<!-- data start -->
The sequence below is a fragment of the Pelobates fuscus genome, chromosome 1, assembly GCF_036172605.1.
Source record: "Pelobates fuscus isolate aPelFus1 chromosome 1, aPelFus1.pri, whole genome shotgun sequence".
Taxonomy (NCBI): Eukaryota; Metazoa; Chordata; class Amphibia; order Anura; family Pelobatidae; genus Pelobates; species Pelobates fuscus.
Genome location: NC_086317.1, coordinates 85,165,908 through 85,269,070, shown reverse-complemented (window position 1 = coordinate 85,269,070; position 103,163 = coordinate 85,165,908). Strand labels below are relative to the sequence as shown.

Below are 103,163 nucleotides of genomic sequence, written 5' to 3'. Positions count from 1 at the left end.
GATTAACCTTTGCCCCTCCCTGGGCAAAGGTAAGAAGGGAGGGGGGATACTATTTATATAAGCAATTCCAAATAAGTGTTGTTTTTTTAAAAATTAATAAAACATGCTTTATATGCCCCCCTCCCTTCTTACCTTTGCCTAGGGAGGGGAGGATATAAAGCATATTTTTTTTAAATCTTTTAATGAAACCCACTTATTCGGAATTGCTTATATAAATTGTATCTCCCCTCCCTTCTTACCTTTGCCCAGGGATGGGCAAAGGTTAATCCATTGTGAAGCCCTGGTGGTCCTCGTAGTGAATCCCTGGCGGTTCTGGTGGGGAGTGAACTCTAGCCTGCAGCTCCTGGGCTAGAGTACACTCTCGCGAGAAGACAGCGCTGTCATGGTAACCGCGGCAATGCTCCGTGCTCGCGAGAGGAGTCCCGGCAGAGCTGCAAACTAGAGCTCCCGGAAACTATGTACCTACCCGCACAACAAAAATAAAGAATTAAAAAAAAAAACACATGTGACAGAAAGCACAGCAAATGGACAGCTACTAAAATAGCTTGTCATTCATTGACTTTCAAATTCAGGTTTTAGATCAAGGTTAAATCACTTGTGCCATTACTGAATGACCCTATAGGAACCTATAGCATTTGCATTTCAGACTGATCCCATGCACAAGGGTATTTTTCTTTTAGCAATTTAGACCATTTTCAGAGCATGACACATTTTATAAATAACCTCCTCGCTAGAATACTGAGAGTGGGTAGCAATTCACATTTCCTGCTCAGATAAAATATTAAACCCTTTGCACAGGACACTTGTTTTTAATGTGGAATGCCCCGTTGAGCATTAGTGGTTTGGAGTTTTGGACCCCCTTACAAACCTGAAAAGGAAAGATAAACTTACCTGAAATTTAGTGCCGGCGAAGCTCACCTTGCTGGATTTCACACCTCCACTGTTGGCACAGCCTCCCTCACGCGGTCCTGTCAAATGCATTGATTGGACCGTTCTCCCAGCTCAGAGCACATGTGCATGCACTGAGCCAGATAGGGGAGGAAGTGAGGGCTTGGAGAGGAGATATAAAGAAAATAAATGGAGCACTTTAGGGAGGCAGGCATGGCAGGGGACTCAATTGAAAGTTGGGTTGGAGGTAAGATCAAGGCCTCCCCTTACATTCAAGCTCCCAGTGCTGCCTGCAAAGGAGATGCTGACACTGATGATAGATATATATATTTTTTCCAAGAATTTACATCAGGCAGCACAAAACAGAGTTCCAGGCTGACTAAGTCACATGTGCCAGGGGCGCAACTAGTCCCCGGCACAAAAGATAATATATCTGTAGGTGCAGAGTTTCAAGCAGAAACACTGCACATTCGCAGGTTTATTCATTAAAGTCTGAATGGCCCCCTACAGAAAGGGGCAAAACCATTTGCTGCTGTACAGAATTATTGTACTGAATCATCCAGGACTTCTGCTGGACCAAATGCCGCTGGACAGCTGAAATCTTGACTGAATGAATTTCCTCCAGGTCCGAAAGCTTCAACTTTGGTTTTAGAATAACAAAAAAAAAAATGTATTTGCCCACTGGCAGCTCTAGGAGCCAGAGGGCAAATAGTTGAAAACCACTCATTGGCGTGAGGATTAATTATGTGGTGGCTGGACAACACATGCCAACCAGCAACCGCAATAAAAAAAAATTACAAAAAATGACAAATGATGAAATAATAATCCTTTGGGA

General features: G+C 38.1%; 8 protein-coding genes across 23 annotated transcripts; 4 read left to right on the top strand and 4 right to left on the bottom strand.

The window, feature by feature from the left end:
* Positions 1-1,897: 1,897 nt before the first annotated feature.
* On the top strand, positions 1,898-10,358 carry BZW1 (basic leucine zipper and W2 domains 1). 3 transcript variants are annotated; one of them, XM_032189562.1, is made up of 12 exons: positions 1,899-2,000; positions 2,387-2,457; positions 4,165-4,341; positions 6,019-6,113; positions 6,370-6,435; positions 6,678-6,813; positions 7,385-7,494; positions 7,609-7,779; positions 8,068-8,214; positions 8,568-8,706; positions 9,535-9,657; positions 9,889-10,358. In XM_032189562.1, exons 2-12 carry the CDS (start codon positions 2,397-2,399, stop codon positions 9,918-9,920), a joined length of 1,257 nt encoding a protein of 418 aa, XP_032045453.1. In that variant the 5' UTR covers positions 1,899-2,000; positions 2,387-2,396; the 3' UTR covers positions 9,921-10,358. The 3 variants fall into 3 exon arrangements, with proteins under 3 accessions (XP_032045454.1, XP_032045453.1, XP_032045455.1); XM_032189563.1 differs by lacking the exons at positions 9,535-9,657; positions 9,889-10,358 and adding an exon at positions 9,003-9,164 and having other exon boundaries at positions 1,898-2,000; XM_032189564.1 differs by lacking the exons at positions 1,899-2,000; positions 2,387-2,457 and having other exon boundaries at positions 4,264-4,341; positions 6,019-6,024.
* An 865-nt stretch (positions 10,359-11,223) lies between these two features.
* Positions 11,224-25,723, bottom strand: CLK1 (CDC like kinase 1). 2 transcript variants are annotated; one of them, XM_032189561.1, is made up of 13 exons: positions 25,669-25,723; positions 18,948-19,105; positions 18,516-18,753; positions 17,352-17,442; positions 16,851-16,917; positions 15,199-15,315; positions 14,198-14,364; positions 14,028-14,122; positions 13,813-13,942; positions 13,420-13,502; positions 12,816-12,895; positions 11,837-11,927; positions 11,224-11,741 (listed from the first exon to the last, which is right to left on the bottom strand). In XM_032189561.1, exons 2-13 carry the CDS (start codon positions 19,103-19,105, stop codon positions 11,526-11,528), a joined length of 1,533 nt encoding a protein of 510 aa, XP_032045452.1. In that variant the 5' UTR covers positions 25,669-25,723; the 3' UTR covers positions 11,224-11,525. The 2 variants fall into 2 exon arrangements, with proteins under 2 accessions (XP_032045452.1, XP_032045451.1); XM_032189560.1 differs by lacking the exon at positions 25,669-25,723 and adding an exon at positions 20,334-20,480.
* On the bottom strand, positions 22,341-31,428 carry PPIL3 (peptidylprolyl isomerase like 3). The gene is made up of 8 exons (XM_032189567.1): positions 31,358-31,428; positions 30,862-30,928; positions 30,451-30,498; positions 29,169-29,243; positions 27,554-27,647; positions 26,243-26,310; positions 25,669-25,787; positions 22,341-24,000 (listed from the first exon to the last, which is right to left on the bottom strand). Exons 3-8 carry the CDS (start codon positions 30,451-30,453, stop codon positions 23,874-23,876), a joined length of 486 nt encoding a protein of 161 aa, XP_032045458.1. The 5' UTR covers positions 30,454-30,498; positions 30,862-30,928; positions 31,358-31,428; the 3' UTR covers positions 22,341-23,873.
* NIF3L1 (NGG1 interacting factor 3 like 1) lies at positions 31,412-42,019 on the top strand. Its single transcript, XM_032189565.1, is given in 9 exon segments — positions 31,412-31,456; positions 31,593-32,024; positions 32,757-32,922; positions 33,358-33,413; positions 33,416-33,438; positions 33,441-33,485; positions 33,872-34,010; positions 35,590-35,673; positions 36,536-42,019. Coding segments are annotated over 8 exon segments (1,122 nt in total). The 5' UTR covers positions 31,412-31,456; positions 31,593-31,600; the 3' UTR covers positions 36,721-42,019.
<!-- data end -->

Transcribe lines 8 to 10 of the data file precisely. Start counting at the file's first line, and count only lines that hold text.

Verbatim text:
The window, feature by feature from the left end:
* Positions 1-1,897: 1,897 nt before the first annotated feature.
* On the top strand, positions 1,898-10,358 carry BZW1 (basic leucine zipper and W2 domains 1). 3 transcript variants are annotated; one of them, XM_032189562.1, is made up of 12 exons: positions 1,899-2,000; positions 2,387-2,457; positions 4,165-4,341; positions 6,019-6,113; positions 6,370-6,435; positions 6,678-6,813; positions 7,385-7,494; positions 7,609-7,779; positions 8,068-8,214; positions 8,568-8,706; positions 9,535-9,657; positions 9,889-10,358. In XM_032189562.1, exons 2-12 carry the CDS (start codon positions 2,397-2,399, stop codon positions 9,918-9,920), a joined length of 1,257 nt encoding a protein of 418 aa, XP_032045453.1. In that variant the 5' UTR covers positions 1,899-2,000; positions 2,387-2,396; the 3' UTR covers positions 9,921-10,358. The 3 variants fall into 3 exon arrangements, with proteins under 3 accessions (XP_032045454.1, XP_032045453.1, XP_032045455.1); XM_032189563.1 differs by lacking the exons at positions 9,535-9,657; positions 9,889-10,358 and adding an exon at positions 9,003-9,164 and having other exon boundaries at positions 1,898-2,000; XM_032189564.1 differs by lacking the exons at positions 1,899-2,000; positions 2,387-2,457 and having other exon boundaries at positions 4,264-4,341; positions 6,019-6,024.